Maximize Your Efficiency: Three "Tweaks" That Will Revolutionize Your Workout
By Charles Staley, B.Sc, MSS
Director, Staley Training Systems
Here I present three methods which, when used consistently, will help you spend less time in the gym while getting better results at the same time.
Only applied knowledge is power, so don’t just read, but apply!
Efficient people instinctively try to get the majority of their work done early in the day (this also applies to week or month). The rationale is simple: you have more energy early in the day than you do later on.
Therefore, when I create training programs for my clients, I rarely indicate a standard amount of rest between each set. Instead, I’ll indicate a time-frame for all sets to be completed in (for example, 8 sets of 3 repetitions to be performed in 15 minutes - you might recognize Escalating Density Training (http://www.staleytrainingprograms.com) parameters in this example!).
In this way, my client will instinctively attempt to get a “head start” by taking shorter rests between the initial sets, which will permit longer rest intervals for later sets.
Since fatigue accumulates over the duration of a workout, front loading is far more efficient than using standard rest intervals between sets, which is how 99% of all people organize their workouts. Interested in joining the one-percent club? Apply this concept to your workouts starting today— the rewards will be significant and immediate.
Use Antagonistic Pairings
Every muscle in your body has a “partner” (called the antagonist) which is capable of opposing it’s contractile forces. For example, when you perform a biceps curl, the biceps muscle would be termed the “agonist” and the tricep would be the “antagonist.” (the easy way to remember these terms is to think that the agonist is the one that is in agony because it’s performing the work).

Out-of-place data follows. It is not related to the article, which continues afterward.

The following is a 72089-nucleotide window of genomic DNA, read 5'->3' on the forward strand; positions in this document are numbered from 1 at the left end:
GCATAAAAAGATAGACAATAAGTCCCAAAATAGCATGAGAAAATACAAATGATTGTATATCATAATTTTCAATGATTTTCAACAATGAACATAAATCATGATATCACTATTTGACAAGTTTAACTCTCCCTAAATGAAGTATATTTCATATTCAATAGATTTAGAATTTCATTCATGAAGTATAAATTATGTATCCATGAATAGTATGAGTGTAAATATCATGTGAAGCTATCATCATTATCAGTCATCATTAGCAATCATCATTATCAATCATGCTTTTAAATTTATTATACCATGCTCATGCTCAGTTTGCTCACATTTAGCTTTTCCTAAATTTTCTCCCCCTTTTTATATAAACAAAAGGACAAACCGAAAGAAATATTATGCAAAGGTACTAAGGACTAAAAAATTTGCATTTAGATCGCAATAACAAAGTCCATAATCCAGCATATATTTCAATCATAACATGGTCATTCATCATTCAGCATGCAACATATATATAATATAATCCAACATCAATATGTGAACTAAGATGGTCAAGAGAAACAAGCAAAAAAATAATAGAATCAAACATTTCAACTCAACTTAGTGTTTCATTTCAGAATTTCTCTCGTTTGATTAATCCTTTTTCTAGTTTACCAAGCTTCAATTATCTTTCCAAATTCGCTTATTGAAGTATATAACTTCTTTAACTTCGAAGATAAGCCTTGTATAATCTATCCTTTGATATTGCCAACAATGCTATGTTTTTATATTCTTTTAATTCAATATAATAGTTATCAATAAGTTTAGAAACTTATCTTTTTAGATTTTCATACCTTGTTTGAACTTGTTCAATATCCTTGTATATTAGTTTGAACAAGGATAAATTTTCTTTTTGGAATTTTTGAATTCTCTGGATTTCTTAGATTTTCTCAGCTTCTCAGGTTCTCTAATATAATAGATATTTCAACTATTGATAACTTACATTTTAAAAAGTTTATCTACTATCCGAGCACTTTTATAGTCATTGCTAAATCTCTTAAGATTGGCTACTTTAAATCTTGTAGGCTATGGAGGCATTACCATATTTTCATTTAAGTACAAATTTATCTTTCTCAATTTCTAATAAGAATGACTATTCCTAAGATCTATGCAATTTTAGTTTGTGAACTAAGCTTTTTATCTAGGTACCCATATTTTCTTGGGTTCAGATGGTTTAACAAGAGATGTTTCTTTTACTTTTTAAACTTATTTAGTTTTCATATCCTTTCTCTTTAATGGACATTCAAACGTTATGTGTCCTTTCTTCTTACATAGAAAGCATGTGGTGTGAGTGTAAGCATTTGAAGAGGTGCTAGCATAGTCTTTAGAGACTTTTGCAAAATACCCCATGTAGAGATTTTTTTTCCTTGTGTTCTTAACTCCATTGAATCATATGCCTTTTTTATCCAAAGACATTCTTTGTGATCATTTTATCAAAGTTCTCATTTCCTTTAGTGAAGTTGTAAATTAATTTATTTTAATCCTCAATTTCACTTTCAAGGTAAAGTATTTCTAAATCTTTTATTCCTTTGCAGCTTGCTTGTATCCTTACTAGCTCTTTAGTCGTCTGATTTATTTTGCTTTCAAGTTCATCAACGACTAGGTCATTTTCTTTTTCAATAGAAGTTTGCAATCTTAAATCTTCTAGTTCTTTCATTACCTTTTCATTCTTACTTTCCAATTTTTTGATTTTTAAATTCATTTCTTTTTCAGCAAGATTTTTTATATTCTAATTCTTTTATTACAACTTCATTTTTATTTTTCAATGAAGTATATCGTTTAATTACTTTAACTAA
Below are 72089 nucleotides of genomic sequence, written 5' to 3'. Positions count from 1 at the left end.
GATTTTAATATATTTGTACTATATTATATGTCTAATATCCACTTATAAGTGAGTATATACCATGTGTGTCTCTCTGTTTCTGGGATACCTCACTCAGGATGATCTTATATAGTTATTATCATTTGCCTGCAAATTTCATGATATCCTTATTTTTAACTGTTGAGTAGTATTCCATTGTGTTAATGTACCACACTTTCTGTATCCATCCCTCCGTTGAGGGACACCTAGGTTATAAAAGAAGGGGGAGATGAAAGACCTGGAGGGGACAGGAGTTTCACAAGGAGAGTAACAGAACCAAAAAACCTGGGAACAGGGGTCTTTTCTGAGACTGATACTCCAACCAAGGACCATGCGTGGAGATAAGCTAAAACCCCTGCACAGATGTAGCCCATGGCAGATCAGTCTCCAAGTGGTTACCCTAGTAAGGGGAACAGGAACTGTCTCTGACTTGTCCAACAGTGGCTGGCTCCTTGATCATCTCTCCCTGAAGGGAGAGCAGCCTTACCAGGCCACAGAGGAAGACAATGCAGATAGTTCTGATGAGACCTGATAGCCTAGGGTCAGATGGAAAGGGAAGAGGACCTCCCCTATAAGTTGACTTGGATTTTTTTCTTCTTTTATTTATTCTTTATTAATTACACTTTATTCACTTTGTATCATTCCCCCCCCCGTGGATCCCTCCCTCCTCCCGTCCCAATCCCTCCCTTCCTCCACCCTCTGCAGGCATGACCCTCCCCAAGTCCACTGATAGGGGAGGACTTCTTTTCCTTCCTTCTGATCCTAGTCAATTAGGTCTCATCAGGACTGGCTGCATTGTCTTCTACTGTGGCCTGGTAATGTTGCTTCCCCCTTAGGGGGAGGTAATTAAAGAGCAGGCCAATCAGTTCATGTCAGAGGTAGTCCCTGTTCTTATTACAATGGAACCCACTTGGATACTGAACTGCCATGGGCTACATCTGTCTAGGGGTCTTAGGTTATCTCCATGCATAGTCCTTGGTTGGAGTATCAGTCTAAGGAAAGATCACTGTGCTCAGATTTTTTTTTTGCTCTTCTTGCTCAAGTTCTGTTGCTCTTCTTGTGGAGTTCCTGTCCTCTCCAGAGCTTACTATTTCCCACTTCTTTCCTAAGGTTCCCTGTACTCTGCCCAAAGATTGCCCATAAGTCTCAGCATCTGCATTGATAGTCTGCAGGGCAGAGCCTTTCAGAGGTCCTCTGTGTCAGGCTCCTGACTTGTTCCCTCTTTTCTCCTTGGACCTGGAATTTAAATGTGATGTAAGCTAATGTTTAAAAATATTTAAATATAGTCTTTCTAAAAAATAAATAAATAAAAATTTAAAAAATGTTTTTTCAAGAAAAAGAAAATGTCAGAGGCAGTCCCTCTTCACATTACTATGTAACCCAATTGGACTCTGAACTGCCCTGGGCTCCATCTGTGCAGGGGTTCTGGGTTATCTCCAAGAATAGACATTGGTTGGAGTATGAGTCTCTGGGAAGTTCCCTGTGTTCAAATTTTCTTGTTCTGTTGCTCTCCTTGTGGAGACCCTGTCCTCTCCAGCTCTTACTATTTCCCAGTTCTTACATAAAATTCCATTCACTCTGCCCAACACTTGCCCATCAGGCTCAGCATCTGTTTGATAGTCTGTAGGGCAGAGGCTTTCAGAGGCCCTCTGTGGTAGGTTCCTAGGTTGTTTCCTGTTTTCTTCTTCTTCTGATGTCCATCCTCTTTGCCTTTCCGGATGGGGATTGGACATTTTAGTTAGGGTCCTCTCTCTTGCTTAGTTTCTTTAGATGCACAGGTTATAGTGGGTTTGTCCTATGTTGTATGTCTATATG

As you curl the weight, the motor cortex of your brain signals the triceps to relax in order to allow the biceps to contract. This phenomenon is called Sherrington’s Law of Reciprocal Inhibition. Here’s how we can take advantage of this phenomenon in a very practical way:
You first perform a set of barbell curls, and then rest perhaps 1-2 minutes. For set two, you perform a set of lying dumbbell triceps extensions. As you do so, the biceps muscles are “inhibited.”
The triceps contraction actually forces the biceps to de-activate, which simply means they will recover faster as a result of having performed the set of triceps extensions. You then rest, go back to the curls, and back and forth until all sets for both exercises are completed.
There are three additional benefits to the use of antagonistic pairings:
If you perform (for example) 5 sets of biceps curls one after the other using two minutes of rest between each set, you obviously get two minutes of rest between each set. However, if you perform a set of curls, then rest two minutes, then perform a set of triceps extensions, rest two minutes, etc., you now achieve more than four minutes of rest between two sets of the same exercise, even though the total workout duration remains the same.